Fist Fight

First Hit:  Had an interesting start, faded quickly, and tried to redeem itself at the end.

I admit that I like Ice Cube’s intensity and he shows this part off in this film, however I must also admit that I’m so far away from what it might be like in a high school these days that I was taken aback by the way the kids interacted and the lack of respect they had toward school. Granted this was the last day of school and seniors tend to act poorly believing they are justified by acting stupid. But jeez, making the school out to be this way actually made the film worse.

The plot is that Andy Campbell (Charlie Day) and Strickland (Ice Cube) work at Roosevelt High School which we assume is the worst school in this LA suburb. Strickland barks at his students and is oppressive while Campbell tries to coax his students into learning. There is something wrong with a VHS machine in Strickland’s room and he asks Campbell to help him fix it. When Campbell figures out that it’s a student who is causing the issue, Strickland goes ballistic and takes an axe to the student’s desk.

Called into the Principal’s office, they are supposed to uphold the teachers code and vow to have each other’s back by not telling the truth about the classroom event. However, Campbell falters on the teacher’s code to keep his job and tells the Principal the truth about the axe incident. Strickland gets fired and vows to beat Campbell up after school. The proposed fight has the entire school body in a twitter with excitement.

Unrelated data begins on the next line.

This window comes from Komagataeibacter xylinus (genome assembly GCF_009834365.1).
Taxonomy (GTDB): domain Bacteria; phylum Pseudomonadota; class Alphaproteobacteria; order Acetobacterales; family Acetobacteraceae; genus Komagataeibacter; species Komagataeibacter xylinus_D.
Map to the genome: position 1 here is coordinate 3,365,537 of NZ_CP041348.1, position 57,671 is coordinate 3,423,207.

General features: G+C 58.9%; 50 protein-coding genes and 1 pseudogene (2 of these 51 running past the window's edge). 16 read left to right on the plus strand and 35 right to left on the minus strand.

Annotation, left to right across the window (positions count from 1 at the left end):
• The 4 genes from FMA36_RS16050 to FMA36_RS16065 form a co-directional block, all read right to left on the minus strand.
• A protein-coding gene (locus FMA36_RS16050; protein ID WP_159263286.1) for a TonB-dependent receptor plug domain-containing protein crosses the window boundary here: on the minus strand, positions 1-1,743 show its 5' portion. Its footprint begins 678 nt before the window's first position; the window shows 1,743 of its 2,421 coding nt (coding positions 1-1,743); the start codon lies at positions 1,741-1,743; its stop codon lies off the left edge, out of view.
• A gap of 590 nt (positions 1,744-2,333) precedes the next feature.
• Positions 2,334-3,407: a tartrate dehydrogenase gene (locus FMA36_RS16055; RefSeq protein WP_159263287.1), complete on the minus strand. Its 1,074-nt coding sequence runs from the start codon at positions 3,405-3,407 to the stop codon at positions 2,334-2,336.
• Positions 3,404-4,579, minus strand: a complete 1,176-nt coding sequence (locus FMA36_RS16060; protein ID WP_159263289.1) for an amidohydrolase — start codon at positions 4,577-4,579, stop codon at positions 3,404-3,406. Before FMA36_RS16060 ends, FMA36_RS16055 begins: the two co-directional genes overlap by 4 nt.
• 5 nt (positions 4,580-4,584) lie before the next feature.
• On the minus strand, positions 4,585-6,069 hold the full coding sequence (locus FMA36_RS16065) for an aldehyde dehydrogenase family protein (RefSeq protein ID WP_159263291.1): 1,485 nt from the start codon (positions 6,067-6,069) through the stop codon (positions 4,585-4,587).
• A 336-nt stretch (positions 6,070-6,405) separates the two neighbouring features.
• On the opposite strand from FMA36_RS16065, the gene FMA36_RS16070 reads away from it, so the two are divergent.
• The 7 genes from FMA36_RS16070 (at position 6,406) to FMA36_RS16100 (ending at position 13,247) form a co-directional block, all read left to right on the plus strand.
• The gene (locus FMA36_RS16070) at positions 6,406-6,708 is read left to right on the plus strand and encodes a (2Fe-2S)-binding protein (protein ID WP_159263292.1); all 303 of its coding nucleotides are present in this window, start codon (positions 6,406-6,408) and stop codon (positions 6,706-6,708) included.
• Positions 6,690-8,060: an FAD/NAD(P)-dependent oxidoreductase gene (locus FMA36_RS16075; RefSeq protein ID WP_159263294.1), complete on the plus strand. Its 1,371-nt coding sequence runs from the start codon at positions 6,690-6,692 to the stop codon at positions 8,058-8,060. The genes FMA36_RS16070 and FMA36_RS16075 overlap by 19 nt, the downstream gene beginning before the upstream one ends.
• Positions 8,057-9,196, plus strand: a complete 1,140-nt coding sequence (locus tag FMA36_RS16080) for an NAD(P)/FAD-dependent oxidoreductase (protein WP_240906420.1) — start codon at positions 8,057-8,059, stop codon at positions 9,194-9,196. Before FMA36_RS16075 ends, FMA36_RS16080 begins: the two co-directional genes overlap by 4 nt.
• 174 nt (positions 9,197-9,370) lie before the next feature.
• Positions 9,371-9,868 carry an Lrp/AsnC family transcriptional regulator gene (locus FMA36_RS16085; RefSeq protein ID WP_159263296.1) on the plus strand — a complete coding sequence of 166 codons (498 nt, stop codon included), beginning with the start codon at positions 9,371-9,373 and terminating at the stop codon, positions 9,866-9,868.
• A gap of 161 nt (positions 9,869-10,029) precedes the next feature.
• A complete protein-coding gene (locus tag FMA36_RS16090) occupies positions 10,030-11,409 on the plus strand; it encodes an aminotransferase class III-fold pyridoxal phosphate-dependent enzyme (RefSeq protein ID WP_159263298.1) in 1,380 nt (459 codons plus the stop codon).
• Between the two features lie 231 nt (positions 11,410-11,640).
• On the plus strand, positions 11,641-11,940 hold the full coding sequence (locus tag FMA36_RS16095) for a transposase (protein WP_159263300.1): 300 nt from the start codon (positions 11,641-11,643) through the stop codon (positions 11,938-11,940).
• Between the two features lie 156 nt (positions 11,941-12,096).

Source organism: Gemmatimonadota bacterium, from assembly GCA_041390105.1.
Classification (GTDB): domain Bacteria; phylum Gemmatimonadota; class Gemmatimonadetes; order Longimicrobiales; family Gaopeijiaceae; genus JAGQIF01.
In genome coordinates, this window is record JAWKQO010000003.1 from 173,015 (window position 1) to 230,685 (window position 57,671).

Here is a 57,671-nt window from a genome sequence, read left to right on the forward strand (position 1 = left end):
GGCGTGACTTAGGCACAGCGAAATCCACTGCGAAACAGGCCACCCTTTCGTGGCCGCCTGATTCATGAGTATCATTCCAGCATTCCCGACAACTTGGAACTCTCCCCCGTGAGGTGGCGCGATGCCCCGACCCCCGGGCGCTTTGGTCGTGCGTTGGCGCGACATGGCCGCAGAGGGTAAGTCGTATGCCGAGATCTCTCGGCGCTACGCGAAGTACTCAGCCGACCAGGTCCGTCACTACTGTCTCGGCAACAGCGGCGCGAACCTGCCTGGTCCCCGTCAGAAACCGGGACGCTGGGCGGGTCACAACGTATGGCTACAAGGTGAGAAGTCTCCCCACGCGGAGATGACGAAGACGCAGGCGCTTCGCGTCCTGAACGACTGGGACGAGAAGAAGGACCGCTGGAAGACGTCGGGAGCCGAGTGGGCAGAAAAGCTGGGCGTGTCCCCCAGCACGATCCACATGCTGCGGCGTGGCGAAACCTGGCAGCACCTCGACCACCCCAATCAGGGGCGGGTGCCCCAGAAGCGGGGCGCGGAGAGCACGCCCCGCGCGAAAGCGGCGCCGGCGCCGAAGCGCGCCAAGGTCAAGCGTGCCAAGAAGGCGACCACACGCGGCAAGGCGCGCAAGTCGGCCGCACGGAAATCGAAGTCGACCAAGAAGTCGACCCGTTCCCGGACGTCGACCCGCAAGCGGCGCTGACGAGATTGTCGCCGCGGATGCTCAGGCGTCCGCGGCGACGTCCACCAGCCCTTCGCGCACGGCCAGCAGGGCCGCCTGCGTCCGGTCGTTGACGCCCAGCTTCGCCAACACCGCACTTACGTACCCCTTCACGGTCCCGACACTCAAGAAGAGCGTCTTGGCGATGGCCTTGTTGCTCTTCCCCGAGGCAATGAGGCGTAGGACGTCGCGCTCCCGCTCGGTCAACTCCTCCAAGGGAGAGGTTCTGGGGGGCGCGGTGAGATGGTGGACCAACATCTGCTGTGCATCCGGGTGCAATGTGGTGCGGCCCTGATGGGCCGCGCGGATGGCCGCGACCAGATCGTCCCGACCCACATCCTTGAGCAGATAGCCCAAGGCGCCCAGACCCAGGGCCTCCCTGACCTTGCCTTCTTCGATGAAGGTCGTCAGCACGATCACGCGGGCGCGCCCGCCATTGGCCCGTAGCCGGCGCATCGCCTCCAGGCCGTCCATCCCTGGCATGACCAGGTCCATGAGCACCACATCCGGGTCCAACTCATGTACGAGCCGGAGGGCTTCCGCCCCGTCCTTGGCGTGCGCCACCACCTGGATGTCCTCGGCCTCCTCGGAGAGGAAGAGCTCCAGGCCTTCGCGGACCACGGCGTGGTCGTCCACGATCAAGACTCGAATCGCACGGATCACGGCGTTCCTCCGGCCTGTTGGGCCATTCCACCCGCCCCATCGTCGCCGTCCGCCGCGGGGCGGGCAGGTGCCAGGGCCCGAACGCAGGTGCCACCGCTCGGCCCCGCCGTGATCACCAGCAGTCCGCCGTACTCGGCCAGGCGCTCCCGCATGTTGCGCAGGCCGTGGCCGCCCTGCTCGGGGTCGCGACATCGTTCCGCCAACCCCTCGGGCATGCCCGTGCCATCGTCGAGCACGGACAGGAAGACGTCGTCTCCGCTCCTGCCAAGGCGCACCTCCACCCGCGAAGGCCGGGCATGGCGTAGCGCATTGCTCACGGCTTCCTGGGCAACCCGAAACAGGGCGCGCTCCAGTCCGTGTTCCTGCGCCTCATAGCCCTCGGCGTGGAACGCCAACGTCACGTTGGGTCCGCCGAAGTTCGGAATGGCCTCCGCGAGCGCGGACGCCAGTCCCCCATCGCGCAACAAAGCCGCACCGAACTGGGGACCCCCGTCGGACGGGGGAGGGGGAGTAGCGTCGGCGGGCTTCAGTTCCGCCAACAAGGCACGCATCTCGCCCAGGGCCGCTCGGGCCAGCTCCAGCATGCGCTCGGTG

There are other subplots in this film, including Campbell singing a song with his daughter Ally (Alexa Nisenson), the school being in a financial crisis has to fire a lot of teachers, the guidance counselor Holly (Jillian Bell) uses meth, is oversexed and wants to have sex with students, and Coach Crawford (Tracy Morgan) has a losing team and is sort of a joke in the school.

The only subplot that is interesting is the one with Campbell and his daughter Ally although her song in the end is a little over the top for grade school but was done for a point.

The middle of the film is a bunch of wasted motion of trying to have Campbell find a way to get out of the fist fight. Unfortunately, little of this film seems plausible and in the end when the fight does come to fruition the film pulls back together just a bit, but not enough to make sitting through the whole film interesting.

Day is OK. His voice grated on me because it seemed overdone. It was so wimpy and whiny that it didn’t work. Ice Cube is intense through most of the film but shows some humanity in the end. He does a good job of staying himself and somewhat unattached to this poor film. Bell’s character was an unneeded distraction and not needed. Morgan was more of the same, unneeded distraction. Both were in roles that does nothing to assist them in their careers except financially. Nisenson was the best of the lot. I liked her ability to be afraid of being seen as a wimp and a nobody and then powerfully doing her inappropriate song. Van Robichaux and Evan Susser wrote a very weak screenplay. It’s use of distracting characters to keep the film moving compounded its weakness. Although Director Richie Keen had a poor screenplay to work with, he did, from time to time, make a few scenes work.

Overall:  This film was poorly conceived and the execution did nothing to make it any better.